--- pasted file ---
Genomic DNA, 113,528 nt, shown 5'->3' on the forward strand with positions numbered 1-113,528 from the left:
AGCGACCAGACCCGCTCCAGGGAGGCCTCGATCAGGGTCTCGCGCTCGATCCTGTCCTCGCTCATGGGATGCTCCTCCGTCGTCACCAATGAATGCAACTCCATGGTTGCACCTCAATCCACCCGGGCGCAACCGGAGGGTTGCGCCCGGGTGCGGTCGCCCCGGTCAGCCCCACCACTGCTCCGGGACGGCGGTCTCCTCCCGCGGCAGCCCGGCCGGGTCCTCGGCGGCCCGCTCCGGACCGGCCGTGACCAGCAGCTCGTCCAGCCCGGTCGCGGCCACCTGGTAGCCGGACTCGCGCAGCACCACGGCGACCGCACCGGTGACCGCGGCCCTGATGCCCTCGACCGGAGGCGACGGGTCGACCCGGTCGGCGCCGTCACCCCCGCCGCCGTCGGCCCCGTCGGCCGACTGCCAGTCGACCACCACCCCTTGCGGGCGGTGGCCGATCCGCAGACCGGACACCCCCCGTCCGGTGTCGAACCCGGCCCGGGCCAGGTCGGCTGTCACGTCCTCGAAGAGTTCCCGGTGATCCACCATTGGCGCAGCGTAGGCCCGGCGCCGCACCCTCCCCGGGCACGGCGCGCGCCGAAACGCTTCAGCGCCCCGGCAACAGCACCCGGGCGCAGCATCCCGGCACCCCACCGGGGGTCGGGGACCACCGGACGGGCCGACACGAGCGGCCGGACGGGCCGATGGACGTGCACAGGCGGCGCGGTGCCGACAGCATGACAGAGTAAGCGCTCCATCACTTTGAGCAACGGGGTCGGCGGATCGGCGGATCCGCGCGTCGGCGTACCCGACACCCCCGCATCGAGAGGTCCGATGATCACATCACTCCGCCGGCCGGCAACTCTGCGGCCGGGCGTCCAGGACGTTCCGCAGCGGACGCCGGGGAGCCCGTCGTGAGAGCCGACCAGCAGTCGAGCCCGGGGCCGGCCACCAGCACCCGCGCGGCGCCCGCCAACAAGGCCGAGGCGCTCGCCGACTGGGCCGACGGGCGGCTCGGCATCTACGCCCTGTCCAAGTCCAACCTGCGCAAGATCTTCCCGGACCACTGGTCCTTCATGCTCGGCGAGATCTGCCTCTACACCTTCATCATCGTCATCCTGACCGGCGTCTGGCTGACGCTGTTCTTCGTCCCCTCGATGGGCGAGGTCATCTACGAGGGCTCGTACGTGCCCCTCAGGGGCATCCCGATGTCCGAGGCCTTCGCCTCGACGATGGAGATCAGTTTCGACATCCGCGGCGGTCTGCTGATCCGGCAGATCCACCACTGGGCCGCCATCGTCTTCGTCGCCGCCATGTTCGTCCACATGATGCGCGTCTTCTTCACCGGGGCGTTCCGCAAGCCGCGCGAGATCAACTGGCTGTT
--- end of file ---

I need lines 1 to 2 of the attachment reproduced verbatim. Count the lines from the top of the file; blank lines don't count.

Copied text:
Genomic DNA, 113,528 nt, shown 5'->3' on the forward strand with positions numbered 1-113,528 from the left:
AGCGACCAGACCCGCTCCAGGGAGGCCTCGATCAGGGTCTCGCGCTCGATCCTGTCCTCGCTCATGGGATGCTCCTCCGTCGTCACCAATGAATGCAACTCCATGGTTGCACCTCAATCCACCCGGGCGCAACCGGAGGGTTGCGCCCGGGTGCGGTCGCCCCGGTCAGCCCCACCACTGCTCCGGGACGGCGGTCTCCTCCCGCGGCAGCCCGGCCGGGTCCTCGGCGGCCCGCTCCGGACCGGCCGTGACCAGCAGCTCGTCCAGCCCGGTCGCGGCCACCTGGTAGCCGGACTCGCGCAGCACCACGGCGACCGCACCGGTGACCGCGGCCCTGATGCCCTCGACCGGAGGCGACGGGTCGACCCGGTCGGCGCCGTCACCCCCGCCGCCGTCGGCCCCGTCGGCCGACTGCCAGTCGACCACCACCCCTTGCGGGCGGTGGCCGATCCGCAGACCGGACACCCCCCGTCCGGTGTCGAACCCGGCCCGGGCCAGGTCGGCTGTCACGTCCTCGAAGAGTTCCCGGTGATCCACCATTGGCGCAGCGTAGGCCCGGCGCCGCACCCTCCCCGGGCACGGCGCGCGCCGAAACGCTTCAGCGCCCCGGCAACAGCACCCGGGCGCAGCATCCCGGCACCCCACCGGGGGTCGGGGACCACCGGACGGGCCGACACGAGCGGCCGGACGGGCCGATGGACGTGCACAGGCGGCGCGGTGCCGACAGCATGACAGAGTAAGCGCTCCATCACTTTGAGCAACGGGGTCGGCGGATCGGCGGATCCGCGCGTCGGCGTACCCGACACCCCCGCATCGAGAGGTCCGATGATCACATCACTCCGCCGGCCGGCAACTCTGCGGCCGGGCGTCCAGGACGTTCCGCAGCGGACGCCGGGGAGCCCGTCGTGAGAGCCGACCAGCAGTCGAGCCCGGGGCCGGCCACCAGCACCCGCGCGGCGCCCGCCAACAAGGCCGAGGCGCTCGCCGACTGGGCCGACGGGCGGCTCGGCATCTACGCCCTGTCCAAGTCCAACCTGCGCAAGATCTTCCCGGACCACTGGTCCTTCATGCTCGGCGAGATCTGCCTCTACACCTTCATCATCGTCATCCTGACCGGCGTCTGGCTGACGCTGTTCTTCGTCCCCTCGATGGGCGAGGTCATCTACGAGGGCTCGTACGTGCCCCTCAGGGGCATCCCGATGTCCGAGGCCTTCGCCTCGACGATGGAGATCAGTTTCGACATCCGCGGCGGTCTGCTGATCCGGCAGATCCACCACTGGGCCGCCATCGTCTTCGTCGCCGCCATGTTCGTCCACATGATGCGCGTCTTCTTCACCGGGGCGTTCCGCAAGCCGCGCGAGATCAACTGGCTGTT